5 Steps to Take After a Workplace Injury
November 15, 2022 @ 5:22 pm
A workplace injury can turn your life upside down. Suddenly, you can’t do your job, or you can’t work without being in extreme pain—a dangerous situation. Your earnings disappear, and hospital and medical bills threaten to consume money earmarked for the necessities of life like the mortgage and groceries. You may hope that workers’ compensation will keep you afloat. However, in many dangerous industries—construction or oil and gas, for example—collecting those benefits can be difficult. Then, what’s offered is often insufficient to meet your needs. In reality, you need to know what to do if you’re injured at work long before it actually happens.
1. Recognize that you may have a serious injury.
Injuries don’t have to look serious to be life-threatening. One of the most important realities to remember is that just because an injury doesn’t involve a lot of blood, unconsciousness or obviously broken bones doesn’t mean it isn’t a significant, life-altering injury
- You may feel something “give” in your back while you’re moving something. You may work the rest of the day only to realize later that night that you’re now unable to walk let alone work.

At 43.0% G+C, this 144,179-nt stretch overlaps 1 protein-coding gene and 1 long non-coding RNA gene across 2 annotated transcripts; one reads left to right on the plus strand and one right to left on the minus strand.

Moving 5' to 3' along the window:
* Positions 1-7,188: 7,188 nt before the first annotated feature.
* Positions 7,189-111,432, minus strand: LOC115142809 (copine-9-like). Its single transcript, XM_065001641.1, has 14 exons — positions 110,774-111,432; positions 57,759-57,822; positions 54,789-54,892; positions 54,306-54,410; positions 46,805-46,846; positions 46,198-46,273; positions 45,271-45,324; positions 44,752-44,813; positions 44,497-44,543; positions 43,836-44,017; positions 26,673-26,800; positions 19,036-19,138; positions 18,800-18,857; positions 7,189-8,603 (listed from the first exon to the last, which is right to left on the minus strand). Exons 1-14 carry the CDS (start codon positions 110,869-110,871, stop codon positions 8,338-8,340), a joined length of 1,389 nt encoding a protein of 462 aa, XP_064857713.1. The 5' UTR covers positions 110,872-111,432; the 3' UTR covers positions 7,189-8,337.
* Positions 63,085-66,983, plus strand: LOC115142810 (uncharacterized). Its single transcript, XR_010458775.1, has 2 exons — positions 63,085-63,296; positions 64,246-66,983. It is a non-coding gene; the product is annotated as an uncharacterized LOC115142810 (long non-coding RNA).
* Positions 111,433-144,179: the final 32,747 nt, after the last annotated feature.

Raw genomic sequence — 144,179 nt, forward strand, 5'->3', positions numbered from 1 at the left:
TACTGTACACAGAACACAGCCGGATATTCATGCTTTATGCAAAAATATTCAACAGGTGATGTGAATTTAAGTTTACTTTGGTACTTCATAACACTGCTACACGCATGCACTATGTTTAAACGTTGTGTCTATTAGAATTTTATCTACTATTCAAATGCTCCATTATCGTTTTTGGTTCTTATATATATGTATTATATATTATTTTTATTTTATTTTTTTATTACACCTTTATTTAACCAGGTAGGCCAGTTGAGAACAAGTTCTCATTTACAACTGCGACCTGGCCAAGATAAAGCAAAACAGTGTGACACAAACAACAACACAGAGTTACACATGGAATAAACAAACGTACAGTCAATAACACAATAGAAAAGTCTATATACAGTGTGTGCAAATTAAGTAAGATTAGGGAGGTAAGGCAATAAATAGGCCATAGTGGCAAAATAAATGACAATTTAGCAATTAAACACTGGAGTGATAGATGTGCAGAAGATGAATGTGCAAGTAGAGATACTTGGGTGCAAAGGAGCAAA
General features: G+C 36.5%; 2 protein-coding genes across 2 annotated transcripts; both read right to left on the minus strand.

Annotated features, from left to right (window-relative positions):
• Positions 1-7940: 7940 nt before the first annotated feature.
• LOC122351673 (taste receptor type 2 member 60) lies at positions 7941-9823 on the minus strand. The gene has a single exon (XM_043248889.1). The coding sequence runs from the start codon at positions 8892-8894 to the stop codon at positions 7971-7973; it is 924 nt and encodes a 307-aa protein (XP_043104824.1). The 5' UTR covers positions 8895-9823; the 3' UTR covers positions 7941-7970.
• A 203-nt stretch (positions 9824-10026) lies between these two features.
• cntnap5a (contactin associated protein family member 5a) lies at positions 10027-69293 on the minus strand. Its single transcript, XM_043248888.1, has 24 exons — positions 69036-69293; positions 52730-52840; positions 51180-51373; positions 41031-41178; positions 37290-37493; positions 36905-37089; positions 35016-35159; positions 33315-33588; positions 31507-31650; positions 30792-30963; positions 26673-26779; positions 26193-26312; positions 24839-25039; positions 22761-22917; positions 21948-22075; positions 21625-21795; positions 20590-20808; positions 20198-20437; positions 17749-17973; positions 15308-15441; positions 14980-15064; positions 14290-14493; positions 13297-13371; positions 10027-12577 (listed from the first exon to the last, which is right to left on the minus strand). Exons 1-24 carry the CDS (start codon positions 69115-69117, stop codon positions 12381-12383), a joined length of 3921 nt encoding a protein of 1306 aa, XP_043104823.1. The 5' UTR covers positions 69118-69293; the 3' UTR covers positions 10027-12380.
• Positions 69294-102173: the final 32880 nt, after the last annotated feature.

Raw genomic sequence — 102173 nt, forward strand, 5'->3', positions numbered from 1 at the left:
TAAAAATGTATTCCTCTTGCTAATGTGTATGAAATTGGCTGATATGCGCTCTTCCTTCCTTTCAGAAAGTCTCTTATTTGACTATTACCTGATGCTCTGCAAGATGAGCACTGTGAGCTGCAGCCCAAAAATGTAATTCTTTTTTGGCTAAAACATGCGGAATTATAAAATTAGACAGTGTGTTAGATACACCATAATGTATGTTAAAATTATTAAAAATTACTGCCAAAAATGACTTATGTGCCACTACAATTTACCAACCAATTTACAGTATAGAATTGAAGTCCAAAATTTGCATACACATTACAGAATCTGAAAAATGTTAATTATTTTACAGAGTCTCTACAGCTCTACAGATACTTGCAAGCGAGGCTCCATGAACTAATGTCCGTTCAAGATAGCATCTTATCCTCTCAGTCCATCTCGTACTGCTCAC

- You may have been pinned by a piece of heavy equipment but released quickly. Later, you experience swelling in your body and internal bleeding due to the trauma.
- You may tumble down a set of steps or trip on loose building supplies and experience a quick descent with a brutally abrupt stop. You may limp on in somewhat manageable discomfort only to find that hours later, you’re incapacitated.
At the time of injury, adrenaline is a powerful hormone. Our bodies release it directly into our bloodstream when faced with stressful or dangerous situations. It causes a reaction that’s so potent and sudden that it’s called “an adrenaline rush.” It enables the fight or flight response and can make us think that we can keep on working when we absolutely shouldn’t.
Adrenaline increases our heart rate, redirects blood and oxygen to our muscles, and makes us more alert. It can give us strength and energy that we otherwise wouldn’t have, and it can even heighten our vision and hearing.
Meanwhile, it also blocks pain—sometimes for hours or even days after an incident. The adrenaline response also causes our bodies to release endorphins—natural painkillers that are highly efficient and can mask pain partially or even completely.
You can feel okay immediately following an accident at work yet still be seriously hurt, so you need to act accordingly.
2. Get medical assistance immediately following an accident.